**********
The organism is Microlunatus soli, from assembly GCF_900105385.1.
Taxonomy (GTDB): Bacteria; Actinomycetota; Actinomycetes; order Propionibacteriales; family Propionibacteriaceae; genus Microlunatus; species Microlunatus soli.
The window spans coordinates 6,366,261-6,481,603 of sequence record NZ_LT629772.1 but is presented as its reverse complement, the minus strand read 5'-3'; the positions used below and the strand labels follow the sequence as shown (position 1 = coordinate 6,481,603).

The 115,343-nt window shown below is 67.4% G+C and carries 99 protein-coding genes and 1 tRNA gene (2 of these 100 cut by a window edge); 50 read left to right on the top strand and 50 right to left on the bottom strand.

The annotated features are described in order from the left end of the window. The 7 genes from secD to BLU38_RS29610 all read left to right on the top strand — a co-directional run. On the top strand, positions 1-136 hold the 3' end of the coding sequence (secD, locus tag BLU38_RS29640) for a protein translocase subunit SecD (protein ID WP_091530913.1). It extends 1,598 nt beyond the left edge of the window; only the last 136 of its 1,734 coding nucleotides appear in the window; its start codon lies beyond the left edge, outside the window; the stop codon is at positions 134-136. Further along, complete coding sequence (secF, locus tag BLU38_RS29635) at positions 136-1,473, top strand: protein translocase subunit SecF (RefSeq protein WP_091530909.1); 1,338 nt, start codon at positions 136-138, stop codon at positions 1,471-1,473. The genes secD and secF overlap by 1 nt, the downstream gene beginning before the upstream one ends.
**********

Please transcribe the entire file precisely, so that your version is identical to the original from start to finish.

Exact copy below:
The organism is Microlunatus soli, from assembly GCF_900105385.1.
Taxonomy (GTDB): Bacteria; Actinomycetota; Actinomycetes; order Propionibacteriales; family Propionibacteriaceae; genus Microlunatus; species Microlunatus soli.
The window spans coordinates 6,366,261-6,481,603 of sequence record NZ_LT629772.1 but is presented as its reverse complement, the minus strand read 5'-3'; the positions used below and the strand labels follow the sequence as shown (position 1 = coordinate 6,481,603).

The 115,343-nt window shown below is 67.4% G+C and carries 99 protein-coding genes and 1 tRNA gene (2 of these 100 cut by a window edge); 50 read left to right on the top strand and 50 right to left on the bottom strand.

The annotated features are described in order from the left end of the window. The 7 genes from secD to BLU38_RS29610 all read left to right on the top strand — a co-directional run. On the top strand, positions 1-136 hold the 3' end of the coding sequence (secD, locus tag BLU38_RS29640) for a protein translocase subunit SecD (protein ID WP_091530913.1). It extends 1,598 nt beyond the left edge of the window; only the last 136 of its 1,734 coding nucleotides appear in the window; its start codon lies beyond the left edge, outside the window; the stop codon is at positions 134-136. Further along, complete coding sequence (secF, locus tag BLU38_RS29635) at positions 136-1,473, top strand: protein translocase subunit SecF (RefSeq protein WP_091530909.1); 1,338 nt, start codon at positions 136-138, stop codon at positions 1,471-1,473. The genes secD and secF overlap by 1 nt, the downstream gene beginning before the upstream one ends.